Ghibli Producer Suzuki Says Miyazaki's Next Film Is 15% Complete After 3+ Years

Miyazaki: "The feeling that there are areas that I've never done. That's all."

The theme of the latest third episode of NHK's documentary program "Tokyo Miracle" aired last night in Japan was "the secret of Japanese animation's international popularity."

 

The episode titled "The strongest product: Anime" introduced the history of the TV anime production, animator and art director's actual working process, the current working status of Japanese animators, and the upcoming TV anime adaptation of Sumito Oowara's Eizouken niwa Te wo Dasuna! / Keep Your Hands off Eizouken! manga ,which is set to premiere on NHK's General TV on January 5, 2020.

 

 

 

 

 

In the end of the 50-minute episode, the program's host Takeru Sato, a 30-year-old Japanese actor who is known for his leading roles in Kamen Rider Den-O and the Rurouni Kenshin live-action films, visited Studio Ghibli in Tokyo to interview its producer Toshio Suzuki and director Hayao Miyazaki. It was Miyazaki's first interview after he withdrew his retirement in November 2016.

 

First, Sato asked Suzuki about the state of progress of Miyazaki's next film. Suzuki answered that Miyazaki had worked on his new film for three and half years, and that it had achieved a progress of 15 percent so far. When the studio made Miyazaki's 1997 film Princess Mononoke, they were able to produce a five-minute footage a month, but now they are drawing only a one-minute footage a month for Miyazaki's new film.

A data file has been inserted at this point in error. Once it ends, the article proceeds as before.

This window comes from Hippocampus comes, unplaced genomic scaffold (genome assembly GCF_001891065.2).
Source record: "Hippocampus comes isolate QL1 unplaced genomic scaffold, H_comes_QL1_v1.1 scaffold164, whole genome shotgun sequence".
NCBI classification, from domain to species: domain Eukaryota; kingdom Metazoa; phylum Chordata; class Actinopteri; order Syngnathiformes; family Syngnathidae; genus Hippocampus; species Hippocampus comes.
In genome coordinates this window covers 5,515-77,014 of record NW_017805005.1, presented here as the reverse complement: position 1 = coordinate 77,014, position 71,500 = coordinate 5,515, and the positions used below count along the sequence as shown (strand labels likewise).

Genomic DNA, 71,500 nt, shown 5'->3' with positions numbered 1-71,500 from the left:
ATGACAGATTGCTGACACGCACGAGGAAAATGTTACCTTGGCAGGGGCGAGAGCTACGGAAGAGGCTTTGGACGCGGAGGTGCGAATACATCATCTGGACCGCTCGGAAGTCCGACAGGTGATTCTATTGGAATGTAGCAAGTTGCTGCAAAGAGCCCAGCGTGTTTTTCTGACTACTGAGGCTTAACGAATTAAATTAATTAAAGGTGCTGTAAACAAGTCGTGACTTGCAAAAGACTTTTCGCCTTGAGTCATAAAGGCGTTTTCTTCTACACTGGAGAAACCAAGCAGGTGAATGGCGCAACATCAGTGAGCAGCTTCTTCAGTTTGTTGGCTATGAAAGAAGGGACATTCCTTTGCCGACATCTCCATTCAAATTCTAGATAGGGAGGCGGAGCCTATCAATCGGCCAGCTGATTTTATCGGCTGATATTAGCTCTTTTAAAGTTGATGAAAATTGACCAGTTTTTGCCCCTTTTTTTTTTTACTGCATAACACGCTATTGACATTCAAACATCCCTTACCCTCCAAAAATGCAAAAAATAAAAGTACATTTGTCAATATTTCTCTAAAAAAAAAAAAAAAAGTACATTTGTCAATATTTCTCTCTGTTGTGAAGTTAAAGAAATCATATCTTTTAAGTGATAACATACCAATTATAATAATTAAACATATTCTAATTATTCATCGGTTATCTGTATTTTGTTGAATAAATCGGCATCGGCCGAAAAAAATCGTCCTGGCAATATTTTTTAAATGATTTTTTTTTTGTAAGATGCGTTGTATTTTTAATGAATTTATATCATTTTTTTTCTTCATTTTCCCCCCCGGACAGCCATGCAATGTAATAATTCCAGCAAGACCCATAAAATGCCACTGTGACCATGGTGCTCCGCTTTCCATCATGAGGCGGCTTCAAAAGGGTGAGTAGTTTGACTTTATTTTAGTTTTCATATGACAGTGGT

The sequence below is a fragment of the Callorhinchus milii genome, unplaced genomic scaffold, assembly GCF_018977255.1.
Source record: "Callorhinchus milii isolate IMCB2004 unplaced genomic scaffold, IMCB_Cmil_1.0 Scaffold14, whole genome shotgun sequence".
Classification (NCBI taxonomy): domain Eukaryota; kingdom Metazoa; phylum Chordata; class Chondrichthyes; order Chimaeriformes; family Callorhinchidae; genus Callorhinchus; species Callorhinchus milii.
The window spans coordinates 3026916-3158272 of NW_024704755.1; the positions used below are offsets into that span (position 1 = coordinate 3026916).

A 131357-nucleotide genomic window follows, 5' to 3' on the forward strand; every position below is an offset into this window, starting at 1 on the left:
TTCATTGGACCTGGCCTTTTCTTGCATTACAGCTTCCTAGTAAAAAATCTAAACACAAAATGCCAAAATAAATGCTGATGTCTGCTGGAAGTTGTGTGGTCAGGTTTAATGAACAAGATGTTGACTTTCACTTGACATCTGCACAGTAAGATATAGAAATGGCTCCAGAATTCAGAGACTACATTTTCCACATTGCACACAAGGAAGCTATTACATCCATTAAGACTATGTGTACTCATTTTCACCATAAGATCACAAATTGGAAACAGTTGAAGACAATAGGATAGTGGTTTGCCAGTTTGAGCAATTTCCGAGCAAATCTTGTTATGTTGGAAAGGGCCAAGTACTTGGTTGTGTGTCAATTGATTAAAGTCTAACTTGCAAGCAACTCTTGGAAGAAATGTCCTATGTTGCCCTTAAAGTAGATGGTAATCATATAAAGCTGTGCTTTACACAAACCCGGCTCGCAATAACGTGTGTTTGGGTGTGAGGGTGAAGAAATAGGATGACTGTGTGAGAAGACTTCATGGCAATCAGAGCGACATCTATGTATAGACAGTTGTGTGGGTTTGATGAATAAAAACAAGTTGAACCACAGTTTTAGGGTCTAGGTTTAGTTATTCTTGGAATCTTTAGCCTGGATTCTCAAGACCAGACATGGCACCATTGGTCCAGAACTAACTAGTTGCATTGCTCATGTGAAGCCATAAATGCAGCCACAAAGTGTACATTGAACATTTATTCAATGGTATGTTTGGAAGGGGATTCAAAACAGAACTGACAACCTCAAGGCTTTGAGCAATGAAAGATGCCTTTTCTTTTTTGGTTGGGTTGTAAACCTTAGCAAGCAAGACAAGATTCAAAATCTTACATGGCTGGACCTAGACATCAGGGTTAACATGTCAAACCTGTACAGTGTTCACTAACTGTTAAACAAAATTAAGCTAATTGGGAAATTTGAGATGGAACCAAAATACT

Then, Sato finally met 78-year-old Miyazaki wearing his usual apron, who seemingly didn't know anyting about the one of the most famous young Japanese actors today. In a very short interview, Sato asked Miyazaki why he withdrew his retirement and had started working again.

 

 

Miyazaki: "There was no reason. I just wanted to do it again." 

 

Sato: "It's a very happy thing for us."

 

Miyazaki: "No, please don't be so happy. I mean..., it really makes you want to retire. It's true. But after several years passed, you want to do it again. It can't be helped. It feels like, 'Not again?' I don't lightly make my decisions each time. I felt I was so exhausted that I reached my limit."

 

"When I was able to have a free time, I walked around many place. Being back in a good physical condition, I noticed there were things I hadn't done yet. While thinking and saying, 'There are areas I've never touched,' I also started thinking that I might be able to do it again. That was the end of my luck."

 

"It is very difficult, because the times itself has become very difficult. I am not making my film according to the times, but I think the things has come up to stir me, who is living in this times. The feeling that there are areas that I've never done. That's all."

 

Sato: "Thank you very much. I am looking forward to it."

 

Miyazaki: "If you keep waiting with such an excitement, you will feel it very long. So, you should forget about it (laugh)."

 

 


 

Source: Tokyo Miracle

 

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